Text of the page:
How to understand my paintings

Like most painters when I was young I painted a great deal of figures, landscapes, still lives and portraits, and sometimes I still do. Very soon, however, I began to wonder ‘what does a painted tree mean?’ and a painted bowl? Pictorially they were only shapes, colours and stains. It all was about composition.

In an elementary approach abstraction could be considered as a translation of a real thing, as an expression of a gesture or a brushstroke, and as an assertion of the physical presence of the painting as an object.
But abstraction is not so naïve. In abstraction there are also different cultural backgrounds, influences, new conceptions, casual glances, thoughts and experiences that interfere with the creative process or even induce and trigger it. There are also dreams that resist an explanation even to the one who had them. And very often paintings are self-referred and take inspiration from art history or the works of other artist (like Picasso being inspired by Velazquez's Las Meninas) or even from works by the artist himself that the viewer wouldn’t be able to identify because they are unpublished or because the artist’s body of work is not well-known.

In my paintings the subject is the painting itself

After years of painting, I have come to believe that the painting speaks itself. The painting should be an experience rather than a declaration of intention. Following many hours of being alone with each of my paintings, struggling with them, hating and loving them, I made a kind of truce: I would start to listen to what they had to say and I would break free from the burden of objects. Using abstraction I try to explain more because an identifiable image excludes too many things. The outcome is something familiar but avoids to be revealed. The paintings themselves dictate what they want to be. I only echo from inside: 'it works or it does not work''.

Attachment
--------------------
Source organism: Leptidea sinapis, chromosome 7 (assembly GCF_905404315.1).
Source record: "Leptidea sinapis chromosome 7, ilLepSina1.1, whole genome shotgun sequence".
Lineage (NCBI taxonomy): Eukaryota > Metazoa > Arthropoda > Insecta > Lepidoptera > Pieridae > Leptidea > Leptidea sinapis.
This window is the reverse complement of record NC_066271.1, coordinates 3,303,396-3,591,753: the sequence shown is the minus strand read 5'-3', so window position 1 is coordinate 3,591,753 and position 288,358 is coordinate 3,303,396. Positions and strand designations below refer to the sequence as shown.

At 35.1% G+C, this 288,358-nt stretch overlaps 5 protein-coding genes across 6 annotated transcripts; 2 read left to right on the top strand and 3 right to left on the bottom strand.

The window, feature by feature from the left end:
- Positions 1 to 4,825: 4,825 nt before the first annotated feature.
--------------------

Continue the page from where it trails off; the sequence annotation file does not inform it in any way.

Now you should ask yourself again "What does this abstract painting mean" and you will see that the question is equivalent to asking “What does this chair mean?”. The chair is only an object and so is the painting. Certainly the chair is useful for you to seat on but it is meaningless. And precisely the only use of a painting is to generate meaning and, in the case of abstraction, the viewer is the one to make the painting meaningful. The "echoes" within you may or may not coincide with those of the artist, but the fact is that the painting is still alive and requires you to keep on giving meaning to it.
There is no right or wrong answer to this question. Abstract art is open to interpretation.